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Proto-planet Vesta's weathering is unlike other airless bodies

October 31, 2012|By Thomas H. Maugh II | Los Angeles Times
  • The surface of Vesta as imaged by the Dawn spacecraft.
The surface of Vesta as imaged by the Dawn spacecraft. (NASA/JPL-Caltech/UCLA/MPS/DLR/PSI/Brown )

The giant asteroid Vesta, sometimes known as a proto-planet, has a surface unlike any other airless body previously observed. While Earth's moon and other airless bodies are generally a relatively uniform gray, Vesta's bright background is streaked with large amounts of a much darker substance. New results from the Dawn probe indicate that the black material is largely carbon that has been deposited by other, smaller asteroids.

The moon and other airless bodies like it exhibit a form of weathering, even though the lack of an atmosphere prevents weather as we know it. Over billions of years, the bodies have become gray as a result of exposure to the solar wind and bombardment by micrometeorites. As a result of those factors, the fine dust particles on the surface are coated with iron-containing compounds that gives them a gray color.

Early images of Vesta from Dawn indicate that the asteroid has a much more highly patterned exterior, with splotches of dark material on a bright background. The asteroid's brightness range is, in fact, the greatest observed in the solar system.

Astronomers offered many potential explanations for the brightness pattern, with the most widely accepted being that impacts by meteors melted and darkened the underlying rock; others suggested that the dark patches resulted from volcanic activity.

But new data from Dawn's year in orbit around Vesta, published Wednesday in the journal Nature, provide a much different explanation. First, the data show that there are no traces of iron on the surface of the asteroid. Second, they demonstrate the presence of carbon and hydrated minerals.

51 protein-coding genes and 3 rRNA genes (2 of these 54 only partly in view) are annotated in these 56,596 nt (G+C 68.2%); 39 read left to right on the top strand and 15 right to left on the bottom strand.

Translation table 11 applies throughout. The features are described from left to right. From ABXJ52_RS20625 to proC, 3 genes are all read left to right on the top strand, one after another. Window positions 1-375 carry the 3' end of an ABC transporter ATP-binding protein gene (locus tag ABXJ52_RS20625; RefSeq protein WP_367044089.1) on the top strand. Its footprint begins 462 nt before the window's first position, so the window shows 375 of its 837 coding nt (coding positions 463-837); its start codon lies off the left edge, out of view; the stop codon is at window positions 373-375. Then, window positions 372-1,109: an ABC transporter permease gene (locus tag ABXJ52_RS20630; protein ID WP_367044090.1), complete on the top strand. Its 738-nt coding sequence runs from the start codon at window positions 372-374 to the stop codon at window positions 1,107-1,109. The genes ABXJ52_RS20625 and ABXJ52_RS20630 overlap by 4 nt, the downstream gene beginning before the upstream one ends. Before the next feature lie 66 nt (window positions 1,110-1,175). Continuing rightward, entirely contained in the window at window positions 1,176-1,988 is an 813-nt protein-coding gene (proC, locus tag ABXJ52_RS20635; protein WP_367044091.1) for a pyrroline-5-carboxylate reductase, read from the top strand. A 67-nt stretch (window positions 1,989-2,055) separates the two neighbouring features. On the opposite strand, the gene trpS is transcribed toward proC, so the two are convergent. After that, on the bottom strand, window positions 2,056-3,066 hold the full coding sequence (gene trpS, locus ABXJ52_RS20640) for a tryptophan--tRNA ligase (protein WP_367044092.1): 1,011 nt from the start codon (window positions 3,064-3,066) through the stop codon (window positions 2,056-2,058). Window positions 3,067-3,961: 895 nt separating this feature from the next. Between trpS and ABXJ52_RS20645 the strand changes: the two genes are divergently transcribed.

"Ever since Dawn arrived at Vesta and we saw the bright and dark streaks across the surface, we have wondered how the zebra got her stripes," said astronomer Christopher R. Russell of UCLA, the principal investigator of the Dawn mission. "Now we know that the bright streaks and spots are due to pure early Vestan material, and the dark patches are deposits on the surface most probably due to collisions with material from the dark outer reaches of the asteroid belt."

Russell and his team calculated that to get the amount of darkening observed on Vesta would require it being struck by about 300 dark asteroids with diameters ranging from 0.6 to 6 miles over the past 3.5 billion years. Those objects would have been enough to wrap Vesta in a blanket of mixed material about 3 to 7 feet thick.

"Vesta has been recording the history of the solar system from the beginning -- more than 4.5 billion years ago," he said. "We're going further back than ever before on the surface of a body."

Dawn departed Vesta in September and is now heading for the distant asteroid Ceres, which is the largest object in the asteroid belt. The spacecraft is scheduled to rendezvous in 2015, orbiting for at least five months.

Ceres appears to be even darker than Vesta, and researchers hope to learn much more about the origin of the solar system from it.

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